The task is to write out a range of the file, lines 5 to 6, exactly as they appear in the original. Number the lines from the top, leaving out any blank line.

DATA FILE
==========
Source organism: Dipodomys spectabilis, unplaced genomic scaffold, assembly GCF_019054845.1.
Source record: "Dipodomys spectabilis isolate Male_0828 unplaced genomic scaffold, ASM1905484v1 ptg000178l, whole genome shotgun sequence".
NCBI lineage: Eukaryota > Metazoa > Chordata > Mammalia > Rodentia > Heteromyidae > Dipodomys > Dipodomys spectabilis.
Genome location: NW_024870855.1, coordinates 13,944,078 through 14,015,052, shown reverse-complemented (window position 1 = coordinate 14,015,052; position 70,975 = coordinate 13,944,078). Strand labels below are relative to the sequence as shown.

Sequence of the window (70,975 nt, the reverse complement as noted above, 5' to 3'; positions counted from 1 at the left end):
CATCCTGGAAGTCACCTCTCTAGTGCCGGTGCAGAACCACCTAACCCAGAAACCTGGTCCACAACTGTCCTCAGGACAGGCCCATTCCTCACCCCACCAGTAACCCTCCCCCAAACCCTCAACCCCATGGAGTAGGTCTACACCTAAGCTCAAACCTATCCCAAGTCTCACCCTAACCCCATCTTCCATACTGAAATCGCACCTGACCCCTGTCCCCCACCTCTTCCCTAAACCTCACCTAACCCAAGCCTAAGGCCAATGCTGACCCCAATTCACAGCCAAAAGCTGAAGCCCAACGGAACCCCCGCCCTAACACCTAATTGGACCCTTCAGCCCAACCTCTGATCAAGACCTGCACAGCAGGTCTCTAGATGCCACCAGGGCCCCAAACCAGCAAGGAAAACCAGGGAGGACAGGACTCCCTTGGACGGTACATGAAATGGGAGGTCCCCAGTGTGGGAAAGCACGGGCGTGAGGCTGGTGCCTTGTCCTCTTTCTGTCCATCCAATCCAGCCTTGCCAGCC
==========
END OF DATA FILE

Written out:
Sequence of the window (70,975 nt, the reverse complement as noted above, 5' to 3'; positions counted from 1 at the left end):
CATCCTGGAAGTCACCTCTCTAGTGCCGGTGCAGAACCACCTAACCCAGAAACCTGGTCCACAACTGTCCTCAGGACAGGCCCATTCCTCACCCCACCAGTAACCCTCCCCCAAACCCTCAACCCCATGGAGTAGGTCTACACCTAAGCTCAAACCTATCCCAAGTCTCACCCTAACCCCATCTTCCATACTGAAATCGCACCTGACCCCTGTCCCCCACCTCTTCCCTAAACCTCACCTAACCCAAGCCTAAGGCCAATGCTGACCCCAATTCACAGCCAAAAGCTGAAGCCCAACGGAACCCCCGCCCTAACACCTAATTGGACCCTTCAGCCCAACCTCTGATCAAGACCTGCACAGCAGGTCTCTAGATGCCACCAGGGCCCCAAACCAGCAAGGAAAACCAGGGAGGACAGGACTCCCTTGGACGGTACATGAAATGGGAGGTCCCCAGTGTGGGAAAGCACGGGCGTGAGGCTGGTGCCTTGTCCTCTTTCTGTCCATCCAATCCAGCCTTGCCAGCC